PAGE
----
“The victim is harmed not just by the cruelty of the oppressor,
but by the silence of the bystander.”
– Elie Wiesel

For information on Colorado-specific data:

Community Performance Center
Data Matters
Colorado Department of Human Services




Consequences of Child Sexual Abuse

Child abuse has lifelong consequences and implications. Below is a TED Talk by Nadine Burke Harris, explaining that childhood trauma isn’t something you just get over as you grow up. Pediatrician Nadine Burke Harris explains that the repeated stress of abuse, neglect, and parents struggling with mental health or substance abuse issues has real, tangible effects on the development of the brain. This unfolds across a lifetime, to the point where those who’ve experienced high levels of trauma are at triple the risk for heart disease and lung cancer. An impassioned plea for pediatric medicine to confront the prevention and treatment of trauma, head-on.


How Childhood Trauma Affects Health Across a Lifetime – Nadine Burke Harris


References

[1] Townsend, C. (2013). Prevalence and consequences of child sexual abuse compared with other childhood experiences. Charleston, S.C., Darkness to Light. Retrieved from www.D2L.org.
[2]Saunders, B. E., &Adams, Z. W. (2014). Epidemiology of Traumatic Experiences in Childhood. Child and Adolescent Psychiatric Clinics of North America, 23(2), 167-184. doi:10.1016/j.chc.2013.12.003
[3] Lyon, T.D. (2009). Abuse disclosure: What adults can tell. Children as Victims, Witnesses, and Offenders: Psychological Science and the Law, ed. BL Bottoms, CJ Najdowski, GS Goodman, pp 19-35. New York: Guilford
[4] Child Help. (2014). Child Abuse Statistics. Retrieved from https://www.childhelp.org/child-abuse-statistics/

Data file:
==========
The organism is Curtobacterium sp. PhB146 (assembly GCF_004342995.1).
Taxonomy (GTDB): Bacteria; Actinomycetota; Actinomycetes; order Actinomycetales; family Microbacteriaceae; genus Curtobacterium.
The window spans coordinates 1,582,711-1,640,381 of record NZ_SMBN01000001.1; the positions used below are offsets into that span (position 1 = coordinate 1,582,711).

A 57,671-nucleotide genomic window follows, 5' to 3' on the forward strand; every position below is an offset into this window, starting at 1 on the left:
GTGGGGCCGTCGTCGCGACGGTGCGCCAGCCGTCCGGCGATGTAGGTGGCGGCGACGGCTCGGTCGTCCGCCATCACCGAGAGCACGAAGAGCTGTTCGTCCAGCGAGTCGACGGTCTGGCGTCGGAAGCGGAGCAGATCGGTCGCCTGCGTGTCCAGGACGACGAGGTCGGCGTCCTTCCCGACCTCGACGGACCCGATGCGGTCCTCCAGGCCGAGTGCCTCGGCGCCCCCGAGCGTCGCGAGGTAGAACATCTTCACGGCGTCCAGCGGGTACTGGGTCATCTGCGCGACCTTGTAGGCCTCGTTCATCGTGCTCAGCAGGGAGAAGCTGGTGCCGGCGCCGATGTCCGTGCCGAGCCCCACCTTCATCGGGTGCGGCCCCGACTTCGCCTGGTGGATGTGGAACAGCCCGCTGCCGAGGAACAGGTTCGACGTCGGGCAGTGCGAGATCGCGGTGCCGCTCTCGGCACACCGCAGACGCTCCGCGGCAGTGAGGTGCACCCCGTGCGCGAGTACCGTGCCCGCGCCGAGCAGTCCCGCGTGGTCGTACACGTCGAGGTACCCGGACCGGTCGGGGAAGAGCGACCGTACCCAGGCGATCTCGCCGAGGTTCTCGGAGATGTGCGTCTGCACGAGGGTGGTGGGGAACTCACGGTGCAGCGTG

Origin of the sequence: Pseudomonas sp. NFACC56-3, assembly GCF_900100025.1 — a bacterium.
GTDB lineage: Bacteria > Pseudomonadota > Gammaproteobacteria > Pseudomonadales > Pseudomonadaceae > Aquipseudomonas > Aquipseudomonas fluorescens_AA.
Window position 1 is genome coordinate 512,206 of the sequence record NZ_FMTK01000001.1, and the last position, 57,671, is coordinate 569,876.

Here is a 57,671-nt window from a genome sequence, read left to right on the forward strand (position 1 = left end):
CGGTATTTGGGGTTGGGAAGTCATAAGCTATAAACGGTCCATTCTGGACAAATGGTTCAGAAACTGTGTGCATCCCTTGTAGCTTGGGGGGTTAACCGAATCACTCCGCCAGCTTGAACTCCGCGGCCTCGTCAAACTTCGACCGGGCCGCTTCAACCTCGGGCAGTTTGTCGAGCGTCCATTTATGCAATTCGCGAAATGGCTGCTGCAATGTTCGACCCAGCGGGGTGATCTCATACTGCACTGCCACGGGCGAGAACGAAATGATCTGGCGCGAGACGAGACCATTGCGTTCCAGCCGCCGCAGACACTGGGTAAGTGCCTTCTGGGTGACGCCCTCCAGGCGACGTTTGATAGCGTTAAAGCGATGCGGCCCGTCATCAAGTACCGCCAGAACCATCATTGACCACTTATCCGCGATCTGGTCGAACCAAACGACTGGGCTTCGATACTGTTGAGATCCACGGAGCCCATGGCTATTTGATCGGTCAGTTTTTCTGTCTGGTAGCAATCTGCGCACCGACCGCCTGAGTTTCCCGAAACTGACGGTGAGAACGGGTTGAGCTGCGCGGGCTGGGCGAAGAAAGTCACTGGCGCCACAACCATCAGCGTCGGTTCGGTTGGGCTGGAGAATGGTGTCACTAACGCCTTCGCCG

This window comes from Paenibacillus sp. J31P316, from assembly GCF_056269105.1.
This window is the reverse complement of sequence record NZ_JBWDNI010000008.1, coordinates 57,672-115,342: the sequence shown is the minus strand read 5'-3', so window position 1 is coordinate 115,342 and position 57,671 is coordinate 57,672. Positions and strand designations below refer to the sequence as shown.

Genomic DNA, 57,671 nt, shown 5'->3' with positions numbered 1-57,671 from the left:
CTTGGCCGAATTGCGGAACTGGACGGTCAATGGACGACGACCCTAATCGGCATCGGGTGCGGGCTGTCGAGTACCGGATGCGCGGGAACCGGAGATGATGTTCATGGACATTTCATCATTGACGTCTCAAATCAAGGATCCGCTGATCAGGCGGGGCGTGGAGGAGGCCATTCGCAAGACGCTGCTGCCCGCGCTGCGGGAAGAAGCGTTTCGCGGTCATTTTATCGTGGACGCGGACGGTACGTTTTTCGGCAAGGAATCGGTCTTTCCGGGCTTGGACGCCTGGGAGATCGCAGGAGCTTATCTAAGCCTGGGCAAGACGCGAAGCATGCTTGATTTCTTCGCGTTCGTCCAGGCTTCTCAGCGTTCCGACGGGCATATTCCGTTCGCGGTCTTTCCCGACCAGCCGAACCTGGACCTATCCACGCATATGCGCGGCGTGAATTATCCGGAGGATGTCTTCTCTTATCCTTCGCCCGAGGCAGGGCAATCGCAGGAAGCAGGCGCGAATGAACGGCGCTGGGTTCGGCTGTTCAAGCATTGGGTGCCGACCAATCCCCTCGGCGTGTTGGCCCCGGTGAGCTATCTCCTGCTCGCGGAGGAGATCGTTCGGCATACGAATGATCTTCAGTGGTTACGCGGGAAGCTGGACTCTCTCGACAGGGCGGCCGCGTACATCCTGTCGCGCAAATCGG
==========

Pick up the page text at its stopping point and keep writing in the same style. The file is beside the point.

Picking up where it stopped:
[5] United States Department of Health and Human Services, Administration for Children and Families, Administration on Children, Youth and Families, Children’s Bureau, Child Maltreatment 2010, (2011), www.acf.hhs.gov
[6] Colorado Department of Human Services (2017) Welcome. retrieved from http://www.cdhsdatamatters.org/welcome.html
[7] Snyder, H. N. (2000). Sexual assault of young children as reported to law enforcement: Victim, incident, and offender characteristics. Washington, DC: U.S. Dept of Justice, Office of Justice Programs, Bureau of Justice Statistics. Retrieved January 12, 2009 from http://www.ojp.usdoj.gov/bjs/pub/pdf/saycrle.pdf
[8] Ullman, S. E. (2007). Relationship to perpetrator, disclosure, social reactions, and PTSD symptoms in child sexual abuse survivors. Journal of Child Sexual Abuse, 16(1), 19-36
[9] Broman-Fulks, J. J., Ruggiero, K. J., Hanson, R. F., Smith, D. W., Resnick, H. S., Kilpatrick, D. G., & Saunders, B. E. (2007). Sexual assault disclosure in relation to adolescent mental health: Results from the National Survey of Adolescents. Journal of Clinical Child and Adolescent Psychology, 36, 260 – 266.
[10]Prevent Child Sexual Abuse: Facts about sexual abuse and how to prevent it.” Stop It Now! 2008. http://www.stopitnow.org/sites/default/files/documents/files/prevent_child_sexual_abuse.pdf
[11]Leach, C., Powell, M. B., Sharman, S. J., & Anglim, J. (2016). The Relationship Between Children’s Age and Disclosures of Sexual Abuse During Forensic Interviews. Child Maltreatment, 22(1), 79-88. doi:10.1177/1077559516675723
[12] Darkness to Light: End Child Sexual Abuse (n.d.). Child Sexual Abuse Statistics: The issue of Child Sexual Abuse. Retrieved from: https://www.d2l.org/wp-content/uploads/2017/01/all_statistics_20150619.pdf
[13]Lanning, K. L. (2005).Compliant child victims: Confronting an uncomfortable reality. In Quayle, E & Taylor, M (Eds.), Viewing child pornography on the Internet: Understanding the offense, managing the offender, helping victims. Lyme Regis: Russell House Publishing.
[14] The National Center for Victims of Crime (n.d.). Grooming Dynamic. Retrieved December 28, 2017, from http://victimsofcrime.org/media/reporting-on-child-sexual-abuse/grooming-dynamic-of-csa
[15] McElvaney, R., Greene, S., & Hogan, D. (2012). How Children Tell: Containing the Secret of Child Sexual Abuse. Journal of Interpersonal Violence, 1155-1175. doi:10.1177/0886260511424503
[16] Townsend, C. (2016). Child Sexual Abuse Disclosure: What Practitioners Need to Know. Charleston, S.C., Darkness to Light. Retrieved from www.D@L.org
[17] Leach, C., Powell, M. B., Sharman, S. J., & Anglim, J. (2016). The Relationship Between Children’s Age and Disclosures of Sexual Abuse During Forensic Interviews. Child Maltreatment. doi:10.1177/1077559516675723